—I like this image, spotted on the medievalist instagram account @enclosedwithin.
—If you’re in New York, visit Peter Freeman Inc. and see their small exhibition of drawings by British artist Paul Anthony Harford, selected by his niece, the painter Cecily Brown. Harford refused to exhibit his work in his lifetime, and this is the first time it has been show in the USA. (The only previous exhibitions have been at Focal Point Gallery, Southend-on-Sea, and at Sadie Coles in London). They depict disquieting dream versions of the coastal towns Weymouth and Southend, and seem one part Stanley Spencer and one part J.G. Ballard. (Maybe even a little Beryl Cook.) It’s only up until 25 February. And while you’re out, visit the delicate, lyrical show of sculptures by Mexican artist Tania Pérez Córdova at Tina Kim Gallery—made from strange combinations of materials, such as plant leaves, jewellery, and glass. I find them difficult to evoke, perhaps the strongest recommendation for seeing them. For the opposite effect, the cramped exhibition of enormous Richard Avedon ‘mural’ photographs at the Metropolitan Museum of Art is worth a look, especially for the outtakes of Warhol’s Factory crowd and the architects of the US Vietnam War trying to assemble themselves in front of the camera.
—Filmmaker Eva Aridjis has recently launched (Screen)Play Press with Christine Vartoughian, dedicated to publishing unproduced screenplays. It’s a beautiful idea. Their first six releases are out now.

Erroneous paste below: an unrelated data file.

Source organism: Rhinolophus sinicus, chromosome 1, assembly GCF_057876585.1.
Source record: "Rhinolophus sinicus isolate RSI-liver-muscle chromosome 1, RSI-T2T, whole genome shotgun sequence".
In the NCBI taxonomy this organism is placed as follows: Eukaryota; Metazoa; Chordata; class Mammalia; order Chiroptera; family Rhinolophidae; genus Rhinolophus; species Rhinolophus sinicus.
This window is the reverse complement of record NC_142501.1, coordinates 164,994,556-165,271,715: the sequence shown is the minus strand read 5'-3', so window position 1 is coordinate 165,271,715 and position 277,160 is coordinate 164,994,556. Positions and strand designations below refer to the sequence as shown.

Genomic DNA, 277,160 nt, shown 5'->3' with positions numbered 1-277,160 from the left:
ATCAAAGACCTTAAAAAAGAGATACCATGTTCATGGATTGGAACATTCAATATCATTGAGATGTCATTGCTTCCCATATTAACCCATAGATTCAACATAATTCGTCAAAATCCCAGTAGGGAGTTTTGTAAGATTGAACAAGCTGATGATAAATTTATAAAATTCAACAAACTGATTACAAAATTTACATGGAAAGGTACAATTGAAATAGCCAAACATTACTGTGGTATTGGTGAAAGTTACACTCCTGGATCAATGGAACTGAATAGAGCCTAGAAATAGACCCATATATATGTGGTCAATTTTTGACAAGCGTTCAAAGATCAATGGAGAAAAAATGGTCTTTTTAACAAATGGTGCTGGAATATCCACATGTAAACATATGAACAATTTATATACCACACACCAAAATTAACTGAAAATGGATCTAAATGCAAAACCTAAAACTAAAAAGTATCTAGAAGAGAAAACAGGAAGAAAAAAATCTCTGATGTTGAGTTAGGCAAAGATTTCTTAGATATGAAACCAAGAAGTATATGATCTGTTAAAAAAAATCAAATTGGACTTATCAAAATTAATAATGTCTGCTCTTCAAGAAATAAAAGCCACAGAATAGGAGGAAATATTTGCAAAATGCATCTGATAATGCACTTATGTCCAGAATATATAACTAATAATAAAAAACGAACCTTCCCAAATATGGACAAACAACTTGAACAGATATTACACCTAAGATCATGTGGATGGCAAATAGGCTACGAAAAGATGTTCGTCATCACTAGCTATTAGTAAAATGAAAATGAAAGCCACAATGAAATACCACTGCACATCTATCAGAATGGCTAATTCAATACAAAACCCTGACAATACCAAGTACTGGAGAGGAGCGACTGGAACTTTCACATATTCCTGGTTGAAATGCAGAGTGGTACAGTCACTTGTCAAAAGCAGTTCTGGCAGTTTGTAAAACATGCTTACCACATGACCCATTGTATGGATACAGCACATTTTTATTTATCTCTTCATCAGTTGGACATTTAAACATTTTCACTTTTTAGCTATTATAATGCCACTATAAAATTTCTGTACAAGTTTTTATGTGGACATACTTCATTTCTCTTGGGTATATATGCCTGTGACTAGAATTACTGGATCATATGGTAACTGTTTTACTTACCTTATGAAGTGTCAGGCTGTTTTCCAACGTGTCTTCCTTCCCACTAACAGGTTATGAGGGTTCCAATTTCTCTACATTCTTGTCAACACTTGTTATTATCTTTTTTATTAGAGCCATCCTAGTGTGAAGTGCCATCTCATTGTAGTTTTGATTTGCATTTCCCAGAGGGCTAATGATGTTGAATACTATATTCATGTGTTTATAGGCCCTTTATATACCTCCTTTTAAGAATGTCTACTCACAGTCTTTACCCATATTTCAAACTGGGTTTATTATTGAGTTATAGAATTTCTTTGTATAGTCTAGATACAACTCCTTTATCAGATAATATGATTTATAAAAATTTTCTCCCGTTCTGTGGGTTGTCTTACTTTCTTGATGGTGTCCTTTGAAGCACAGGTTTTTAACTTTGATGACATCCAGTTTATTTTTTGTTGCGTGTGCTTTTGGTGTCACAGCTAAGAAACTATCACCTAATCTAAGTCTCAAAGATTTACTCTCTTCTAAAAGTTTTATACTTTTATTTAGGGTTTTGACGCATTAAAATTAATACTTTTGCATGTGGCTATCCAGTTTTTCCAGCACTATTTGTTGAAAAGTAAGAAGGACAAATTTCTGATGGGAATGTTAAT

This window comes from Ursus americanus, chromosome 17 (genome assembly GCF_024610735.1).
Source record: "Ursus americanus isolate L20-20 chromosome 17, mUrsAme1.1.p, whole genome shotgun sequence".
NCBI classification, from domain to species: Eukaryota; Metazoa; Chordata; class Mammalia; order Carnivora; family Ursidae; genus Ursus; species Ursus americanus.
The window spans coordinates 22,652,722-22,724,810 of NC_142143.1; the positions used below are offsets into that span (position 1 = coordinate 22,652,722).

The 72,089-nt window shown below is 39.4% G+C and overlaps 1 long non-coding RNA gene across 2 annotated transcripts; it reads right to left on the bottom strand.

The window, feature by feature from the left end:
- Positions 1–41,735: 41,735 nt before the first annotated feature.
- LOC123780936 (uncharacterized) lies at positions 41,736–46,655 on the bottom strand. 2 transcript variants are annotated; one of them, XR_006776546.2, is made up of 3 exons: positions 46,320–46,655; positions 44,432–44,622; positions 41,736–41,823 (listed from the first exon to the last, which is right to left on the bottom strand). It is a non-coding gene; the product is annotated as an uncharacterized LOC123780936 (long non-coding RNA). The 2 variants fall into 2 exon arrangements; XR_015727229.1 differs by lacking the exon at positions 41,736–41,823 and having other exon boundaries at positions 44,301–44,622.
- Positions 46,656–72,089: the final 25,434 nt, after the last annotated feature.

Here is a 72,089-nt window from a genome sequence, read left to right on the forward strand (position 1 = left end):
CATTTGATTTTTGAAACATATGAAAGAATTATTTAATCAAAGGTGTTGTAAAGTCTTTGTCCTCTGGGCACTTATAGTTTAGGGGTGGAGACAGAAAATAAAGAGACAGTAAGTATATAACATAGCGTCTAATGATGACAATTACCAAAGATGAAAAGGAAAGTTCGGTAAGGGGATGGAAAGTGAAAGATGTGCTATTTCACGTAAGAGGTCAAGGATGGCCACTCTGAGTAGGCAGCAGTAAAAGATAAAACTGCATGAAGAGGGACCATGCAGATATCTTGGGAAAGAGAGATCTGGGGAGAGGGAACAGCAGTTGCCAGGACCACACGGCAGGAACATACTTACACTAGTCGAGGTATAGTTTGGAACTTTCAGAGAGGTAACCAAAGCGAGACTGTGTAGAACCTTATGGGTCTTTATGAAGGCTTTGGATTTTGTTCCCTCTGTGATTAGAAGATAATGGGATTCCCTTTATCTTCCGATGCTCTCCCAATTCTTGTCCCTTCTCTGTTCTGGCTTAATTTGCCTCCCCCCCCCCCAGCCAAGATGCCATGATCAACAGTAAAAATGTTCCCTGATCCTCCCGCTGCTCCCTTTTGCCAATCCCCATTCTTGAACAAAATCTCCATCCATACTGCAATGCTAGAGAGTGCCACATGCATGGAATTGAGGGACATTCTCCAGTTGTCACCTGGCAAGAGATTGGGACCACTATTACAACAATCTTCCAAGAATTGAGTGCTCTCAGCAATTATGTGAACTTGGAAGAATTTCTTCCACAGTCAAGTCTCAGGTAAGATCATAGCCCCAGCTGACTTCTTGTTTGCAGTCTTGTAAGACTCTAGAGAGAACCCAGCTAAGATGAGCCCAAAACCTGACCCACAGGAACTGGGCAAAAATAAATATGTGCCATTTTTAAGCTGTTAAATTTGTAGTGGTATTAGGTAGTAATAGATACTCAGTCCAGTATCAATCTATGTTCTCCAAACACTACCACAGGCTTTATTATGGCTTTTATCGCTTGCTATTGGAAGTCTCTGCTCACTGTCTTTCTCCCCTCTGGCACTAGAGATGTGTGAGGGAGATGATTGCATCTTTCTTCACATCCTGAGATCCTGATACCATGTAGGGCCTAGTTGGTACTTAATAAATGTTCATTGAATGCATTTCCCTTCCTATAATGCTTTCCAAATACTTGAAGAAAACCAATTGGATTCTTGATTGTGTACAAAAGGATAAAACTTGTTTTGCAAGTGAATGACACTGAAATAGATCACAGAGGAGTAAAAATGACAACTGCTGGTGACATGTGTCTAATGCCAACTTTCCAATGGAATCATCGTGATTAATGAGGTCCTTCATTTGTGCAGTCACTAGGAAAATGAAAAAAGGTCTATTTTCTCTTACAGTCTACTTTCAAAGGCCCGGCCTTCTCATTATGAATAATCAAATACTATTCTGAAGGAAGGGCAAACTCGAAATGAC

—Ignite films has just released (after some delay) a restored version of William Cameron Menzies 1953 science-fiction movie Invaders From Mars. This film has stayed with me ever since I saw it as a child: it’s a haunting mixture of ‘50s Cold War pulp and nightmarish, almost Expressionist, cinema. A young boy is the sole witness to a UFO landing in his small town, and struggles to convince the grown-up world of what he’s seen, as the alien invaders gradually take over the bodies of his family and neighbours. The sets are painterly, abstract. (There is a strange recurring shot of a wooden fence on a dirt track hilltop that seems to find a later echo in Spielberg’s Close Encounters of the Third Kind. He saw the movie five times as a kid.) It uses exaggerated camera angles and ghoulish lighting. Even the wooden acting underscores the film’s unnerving atmosphere. It’s an A-plus B-movie.